I never thought I would buy a house at 25. Like most 20-somethings, I was pushing through school, working odd jobs, and just trying to get by.
Then, after a death in the family, I came into a little money. It wasn’t a fortune or a happy occasion, but it was an opportunity to do something good with this cash. I realized it might cover a down payment on a small condo. The idea of becoming a homeowner was exciting, so I started shopping for real estate in the suburbs of L.A. where I was renting an apartment.
In spring 2016, I found a small, one-bedroom condo that I loved. My inheritance would easily cover the down payment, and the mortgage payments would be only a little more than the rent I was paying. I made an offer, and it was accepted.
At the time, I had a full-time sales job at a natural food company, plus a side hustle working as a host at Disneyland. With steady income and the down payment taken care of, I knew I could easily swing the monthly costs of owning a home.
But being a homeowner proved to be much harder than I imagined. After a few miscalculated costs, I found myself running out of money. I had to take on another side job. And another, and then another.
Ultimately, I had to work five jobs simultaneously to afford my home. Here are the hard lessons I learned that I hope will help you avoid the same fate.
It’s not just about the mortgage
I’d heard plenty of horror stories of friends who, after buying a house and moving in, realized they didn’t have enough money to buy anything else, from furniture to cable service.
So when calculating whether I could handle homeownership, I was careful to look beyond my mortgage. I also factored in HOA fees, property taxes, maintenance, moving costs, utilities, and even new furniture.
But I’d underestimated one massive money drain: home maintenance and repairs.
While it’s simple to factor in a set HOA fee or estimate a monthly electric bill, maintenance costs are hard to plan for. You could find yourself spending money on nothing but paint and Drano one year, then the next find yourself needing to replace a dead refrigerator and reshingle the roof.
A year after moving in, I learned my water heater had started leaking while I was away for the weekend. By the time I’d returned home and saw the mess, I learned that I’d need to test for mold, install a new floor, repair the walls, and replace my water heater.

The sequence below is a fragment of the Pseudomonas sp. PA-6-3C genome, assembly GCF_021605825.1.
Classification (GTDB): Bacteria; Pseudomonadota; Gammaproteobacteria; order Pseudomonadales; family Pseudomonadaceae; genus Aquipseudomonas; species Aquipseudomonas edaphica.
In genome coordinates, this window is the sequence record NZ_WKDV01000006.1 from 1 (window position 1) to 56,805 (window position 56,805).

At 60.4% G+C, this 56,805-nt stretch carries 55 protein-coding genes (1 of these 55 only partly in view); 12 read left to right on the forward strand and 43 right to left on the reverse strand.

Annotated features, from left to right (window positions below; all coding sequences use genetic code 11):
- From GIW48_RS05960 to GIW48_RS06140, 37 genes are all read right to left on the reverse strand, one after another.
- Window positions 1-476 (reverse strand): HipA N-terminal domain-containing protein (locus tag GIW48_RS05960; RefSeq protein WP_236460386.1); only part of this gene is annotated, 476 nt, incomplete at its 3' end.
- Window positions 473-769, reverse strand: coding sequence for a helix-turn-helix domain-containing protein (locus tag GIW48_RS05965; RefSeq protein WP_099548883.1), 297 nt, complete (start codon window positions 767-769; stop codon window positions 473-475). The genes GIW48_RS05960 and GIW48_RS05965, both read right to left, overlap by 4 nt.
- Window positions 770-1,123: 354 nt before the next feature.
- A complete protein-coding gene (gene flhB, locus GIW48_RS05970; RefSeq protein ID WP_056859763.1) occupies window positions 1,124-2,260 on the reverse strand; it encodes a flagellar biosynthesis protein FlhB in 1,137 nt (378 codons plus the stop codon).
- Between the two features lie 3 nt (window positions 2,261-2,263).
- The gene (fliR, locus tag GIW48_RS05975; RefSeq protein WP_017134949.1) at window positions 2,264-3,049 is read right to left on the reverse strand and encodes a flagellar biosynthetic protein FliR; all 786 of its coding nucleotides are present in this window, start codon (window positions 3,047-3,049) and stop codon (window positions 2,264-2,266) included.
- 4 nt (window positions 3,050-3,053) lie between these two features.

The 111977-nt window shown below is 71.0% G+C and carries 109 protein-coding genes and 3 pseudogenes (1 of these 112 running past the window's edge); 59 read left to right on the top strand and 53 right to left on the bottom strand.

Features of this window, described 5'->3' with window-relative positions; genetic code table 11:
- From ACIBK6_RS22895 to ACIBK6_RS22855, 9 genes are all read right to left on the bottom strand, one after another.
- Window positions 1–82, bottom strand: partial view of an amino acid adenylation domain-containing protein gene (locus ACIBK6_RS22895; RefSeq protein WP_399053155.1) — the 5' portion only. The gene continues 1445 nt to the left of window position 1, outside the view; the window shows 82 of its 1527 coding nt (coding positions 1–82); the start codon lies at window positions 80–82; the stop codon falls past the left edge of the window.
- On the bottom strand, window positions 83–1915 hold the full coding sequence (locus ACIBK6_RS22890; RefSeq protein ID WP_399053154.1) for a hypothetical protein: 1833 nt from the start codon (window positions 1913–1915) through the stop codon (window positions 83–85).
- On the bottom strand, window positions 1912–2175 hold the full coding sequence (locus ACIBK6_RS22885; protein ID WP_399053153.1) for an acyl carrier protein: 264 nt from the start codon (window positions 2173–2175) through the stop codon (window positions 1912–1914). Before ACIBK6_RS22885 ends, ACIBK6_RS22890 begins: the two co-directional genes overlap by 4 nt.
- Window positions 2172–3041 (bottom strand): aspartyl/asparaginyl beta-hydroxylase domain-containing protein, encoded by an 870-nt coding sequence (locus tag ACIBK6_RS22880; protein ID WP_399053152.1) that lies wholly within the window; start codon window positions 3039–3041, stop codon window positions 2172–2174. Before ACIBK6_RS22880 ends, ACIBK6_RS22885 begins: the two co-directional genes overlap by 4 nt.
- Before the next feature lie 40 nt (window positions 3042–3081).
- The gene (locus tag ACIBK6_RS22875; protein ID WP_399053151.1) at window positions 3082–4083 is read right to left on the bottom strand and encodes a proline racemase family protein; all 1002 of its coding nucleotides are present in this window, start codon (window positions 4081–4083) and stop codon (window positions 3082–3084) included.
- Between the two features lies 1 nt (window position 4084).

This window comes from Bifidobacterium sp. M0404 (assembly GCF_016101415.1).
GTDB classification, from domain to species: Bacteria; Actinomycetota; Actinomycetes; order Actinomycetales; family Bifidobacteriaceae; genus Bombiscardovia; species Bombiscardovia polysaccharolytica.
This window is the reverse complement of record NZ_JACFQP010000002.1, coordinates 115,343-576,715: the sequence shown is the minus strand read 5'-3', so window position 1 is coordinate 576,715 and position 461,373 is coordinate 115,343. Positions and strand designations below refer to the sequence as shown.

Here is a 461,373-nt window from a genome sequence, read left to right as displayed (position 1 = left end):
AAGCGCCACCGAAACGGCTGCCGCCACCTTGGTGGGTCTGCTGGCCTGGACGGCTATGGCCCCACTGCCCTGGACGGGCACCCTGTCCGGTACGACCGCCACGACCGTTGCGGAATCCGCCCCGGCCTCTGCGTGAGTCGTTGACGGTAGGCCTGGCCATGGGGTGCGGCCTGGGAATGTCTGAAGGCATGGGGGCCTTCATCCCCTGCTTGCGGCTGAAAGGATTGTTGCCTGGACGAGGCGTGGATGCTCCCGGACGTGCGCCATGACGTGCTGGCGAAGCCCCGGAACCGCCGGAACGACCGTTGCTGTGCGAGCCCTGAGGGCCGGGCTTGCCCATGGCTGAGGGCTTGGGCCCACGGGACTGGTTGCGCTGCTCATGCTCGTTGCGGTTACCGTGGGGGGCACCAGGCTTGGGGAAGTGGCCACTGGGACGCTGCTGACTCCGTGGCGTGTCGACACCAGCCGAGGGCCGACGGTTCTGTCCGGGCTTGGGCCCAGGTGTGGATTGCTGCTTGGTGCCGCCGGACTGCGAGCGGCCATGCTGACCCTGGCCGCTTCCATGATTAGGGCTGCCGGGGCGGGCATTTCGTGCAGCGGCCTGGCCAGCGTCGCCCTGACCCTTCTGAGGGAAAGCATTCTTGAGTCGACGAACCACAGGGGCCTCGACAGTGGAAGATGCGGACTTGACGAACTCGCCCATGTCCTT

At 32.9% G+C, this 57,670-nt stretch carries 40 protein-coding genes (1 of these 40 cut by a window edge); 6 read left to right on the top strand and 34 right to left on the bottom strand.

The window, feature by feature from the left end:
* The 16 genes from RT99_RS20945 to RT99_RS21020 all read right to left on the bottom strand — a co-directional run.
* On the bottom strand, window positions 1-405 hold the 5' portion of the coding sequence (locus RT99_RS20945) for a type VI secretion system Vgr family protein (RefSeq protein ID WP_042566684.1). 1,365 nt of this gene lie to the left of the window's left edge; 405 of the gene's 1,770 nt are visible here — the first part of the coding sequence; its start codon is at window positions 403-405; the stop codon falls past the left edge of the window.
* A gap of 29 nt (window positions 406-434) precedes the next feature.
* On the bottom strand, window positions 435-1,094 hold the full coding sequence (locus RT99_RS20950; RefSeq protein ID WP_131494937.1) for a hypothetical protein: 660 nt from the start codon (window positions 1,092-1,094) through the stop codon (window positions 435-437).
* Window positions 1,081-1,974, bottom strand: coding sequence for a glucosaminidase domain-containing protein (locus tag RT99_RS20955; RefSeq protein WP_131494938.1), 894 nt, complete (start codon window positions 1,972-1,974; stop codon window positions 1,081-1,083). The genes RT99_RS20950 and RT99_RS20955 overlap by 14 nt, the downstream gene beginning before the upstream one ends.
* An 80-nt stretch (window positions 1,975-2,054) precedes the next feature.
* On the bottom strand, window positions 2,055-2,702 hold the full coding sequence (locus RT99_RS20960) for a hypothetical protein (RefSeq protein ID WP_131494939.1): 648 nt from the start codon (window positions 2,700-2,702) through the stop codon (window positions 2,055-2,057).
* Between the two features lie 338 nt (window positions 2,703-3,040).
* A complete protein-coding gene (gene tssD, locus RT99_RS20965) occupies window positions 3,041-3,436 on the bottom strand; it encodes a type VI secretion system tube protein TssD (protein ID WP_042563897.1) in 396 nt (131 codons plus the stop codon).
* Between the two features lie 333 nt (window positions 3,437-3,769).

The total cost: over $10,000.
My home insurance would not cover this, arguing that the water heater leak had been ongoing and that I’d been negligent. I’d have to pay for this out of pocket.
This immediately threw a giant wrench in my budget. Clearly, I was in over my head.
One or two jobs may not be enough
I already had a full-time job and a side hustle. But I knew I couldn’t yet negotiate a pay raise at my sales job and I wasn’t going to get more hours at the theme park. So, I started looking for a third job.
I applied at local shops and restaurants. I felt a bit silly, as a homeowner in my mid-20s applying for the same jobs I had in high school. But I had bills to pay, and I took the first job I was offered: working nights at a movie theater.
About the same time, I got a fourth job, tutoring a college student once a week. Job No. 5 came when I was asked to write for a small dating and relationship website.
I was tired from working all the time, but I was able to starting paying off the bills that were rolling in.
Don’t be afraid to borrow money
I knew I couldn’t handle working 80-hour weeks forever. After a few months, I was exhausted.
I was managing to stay afloat, but I worried about getting sick and falling behind. To keep my sanity, I needed to borrow money and give myself a buffer.
It took me a while to reach this decision—after all, it seemed irresponsible for someone who already had a hefty mortgage to borrow some more. But borrowing was better than skipping mortgage payments—and potentially losing my condo.
In the end, I was fortunate to be able to borrow money from my mom, but bank loans can be just as helpful for those without the option of borrowing from family.
After a long spring and summer of working in the movie theater, I was able to quit and focus more on my sales job. Soon after, my tutoring client was back on track with school and didn’t need my help anymore.
By fall, I was still doing my writing gig and working at the theme park, in addition to my sales job. They were still a lot to juggle, but I felt that I could handle the workload. I was paying my bills, and saving a good amount.
By the time I got back on track, I’d learned a valuable lesson: The costs of being a homeowner can’t always be calculated, and surprises are bound to pop up.
But was it worth it? Absolutely.
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